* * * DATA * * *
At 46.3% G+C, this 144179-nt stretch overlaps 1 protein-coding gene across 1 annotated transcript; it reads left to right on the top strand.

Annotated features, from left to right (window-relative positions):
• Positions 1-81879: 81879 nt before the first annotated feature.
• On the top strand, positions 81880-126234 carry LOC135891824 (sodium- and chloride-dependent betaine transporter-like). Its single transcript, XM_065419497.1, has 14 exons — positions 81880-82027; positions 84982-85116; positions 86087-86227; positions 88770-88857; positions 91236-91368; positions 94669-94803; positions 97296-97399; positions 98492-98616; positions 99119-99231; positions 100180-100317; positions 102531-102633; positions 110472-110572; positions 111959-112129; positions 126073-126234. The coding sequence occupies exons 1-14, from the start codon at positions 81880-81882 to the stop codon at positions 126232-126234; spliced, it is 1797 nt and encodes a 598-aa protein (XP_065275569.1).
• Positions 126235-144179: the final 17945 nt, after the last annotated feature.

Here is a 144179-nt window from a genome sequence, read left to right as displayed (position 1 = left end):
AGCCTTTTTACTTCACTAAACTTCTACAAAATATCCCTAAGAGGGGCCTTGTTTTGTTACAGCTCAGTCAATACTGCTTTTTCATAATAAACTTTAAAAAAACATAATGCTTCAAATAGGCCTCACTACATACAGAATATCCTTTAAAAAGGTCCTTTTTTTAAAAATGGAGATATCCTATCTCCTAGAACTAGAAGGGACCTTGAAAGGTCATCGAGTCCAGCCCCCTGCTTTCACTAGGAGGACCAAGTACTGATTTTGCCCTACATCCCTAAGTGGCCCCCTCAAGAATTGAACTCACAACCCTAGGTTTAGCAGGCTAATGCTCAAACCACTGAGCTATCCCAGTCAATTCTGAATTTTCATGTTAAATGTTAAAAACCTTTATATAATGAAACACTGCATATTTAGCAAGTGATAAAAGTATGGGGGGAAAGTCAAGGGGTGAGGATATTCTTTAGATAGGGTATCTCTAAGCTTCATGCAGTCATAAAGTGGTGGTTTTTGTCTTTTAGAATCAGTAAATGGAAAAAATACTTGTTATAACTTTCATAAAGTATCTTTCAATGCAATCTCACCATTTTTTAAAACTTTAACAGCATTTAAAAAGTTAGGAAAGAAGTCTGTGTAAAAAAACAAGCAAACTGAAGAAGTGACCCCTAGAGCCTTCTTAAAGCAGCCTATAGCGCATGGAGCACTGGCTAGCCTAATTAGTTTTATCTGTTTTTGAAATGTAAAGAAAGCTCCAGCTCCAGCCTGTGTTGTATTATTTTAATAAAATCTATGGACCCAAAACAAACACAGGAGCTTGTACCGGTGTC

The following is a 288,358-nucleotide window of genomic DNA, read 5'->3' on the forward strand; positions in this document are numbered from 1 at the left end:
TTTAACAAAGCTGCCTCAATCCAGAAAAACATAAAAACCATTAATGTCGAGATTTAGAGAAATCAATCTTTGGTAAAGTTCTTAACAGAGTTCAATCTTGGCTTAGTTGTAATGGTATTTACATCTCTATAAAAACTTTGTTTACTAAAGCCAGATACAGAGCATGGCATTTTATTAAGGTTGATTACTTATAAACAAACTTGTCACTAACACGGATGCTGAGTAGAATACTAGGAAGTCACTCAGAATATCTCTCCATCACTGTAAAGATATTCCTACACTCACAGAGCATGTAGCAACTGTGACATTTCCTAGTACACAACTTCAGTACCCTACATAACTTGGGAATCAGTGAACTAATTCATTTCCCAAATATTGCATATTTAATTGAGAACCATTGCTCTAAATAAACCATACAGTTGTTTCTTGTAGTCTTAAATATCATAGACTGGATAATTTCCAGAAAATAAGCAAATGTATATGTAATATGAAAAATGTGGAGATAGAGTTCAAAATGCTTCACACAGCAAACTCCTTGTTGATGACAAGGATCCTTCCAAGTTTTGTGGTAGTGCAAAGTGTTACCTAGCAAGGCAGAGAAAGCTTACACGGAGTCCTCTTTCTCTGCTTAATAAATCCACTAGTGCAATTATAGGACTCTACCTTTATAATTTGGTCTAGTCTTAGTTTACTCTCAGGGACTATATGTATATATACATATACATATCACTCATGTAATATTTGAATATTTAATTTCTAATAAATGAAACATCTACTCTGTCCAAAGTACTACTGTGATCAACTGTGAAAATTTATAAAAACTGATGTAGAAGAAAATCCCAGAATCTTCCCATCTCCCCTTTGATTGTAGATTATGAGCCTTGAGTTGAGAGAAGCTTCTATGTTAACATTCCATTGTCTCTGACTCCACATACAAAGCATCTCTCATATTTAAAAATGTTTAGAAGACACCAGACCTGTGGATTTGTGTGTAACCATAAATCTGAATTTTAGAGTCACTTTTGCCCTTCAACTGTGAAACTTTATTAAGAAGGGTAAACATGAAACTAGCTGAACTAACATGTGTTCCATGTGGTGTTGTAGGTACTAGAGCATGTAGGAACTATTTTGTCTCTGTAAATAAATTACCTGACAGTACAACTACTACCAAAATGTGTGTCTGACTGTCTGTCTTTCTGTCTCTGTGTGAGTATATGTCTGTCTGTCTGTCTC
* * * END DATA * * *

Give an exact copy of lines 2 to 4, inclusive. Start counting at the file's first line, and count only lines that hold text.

Annotated features, from left to right (window-relative positions):
• Positions 1-81879: 81879 nt before the first annotated feature.
• On the top strand, positions 81880-126234 carry LOC135891824 (sodium- and chloride-dependent betaine transporter-like). Its single transcript, XM_065419497.1, has 14 exons — positions 81880-82027; positions 84982-85116; positions 86087-86227; positions 88770-88857; positions 91236-91368; positions 94669-94803; positions 97296-97399; positions 98492-98616; positions 99119-99231; positions 100180-100317; positions 102531-102633; positions 110472-110572; positions 111959-112129; positions 126073-126234. The coding sequence occupies exons 1-14, from the start codon at positions 81880-81882 to the stop codon at positions 126232-126234; spliced, it is 1797 nt and encodes a 598-aa protein (XP_065275569.1).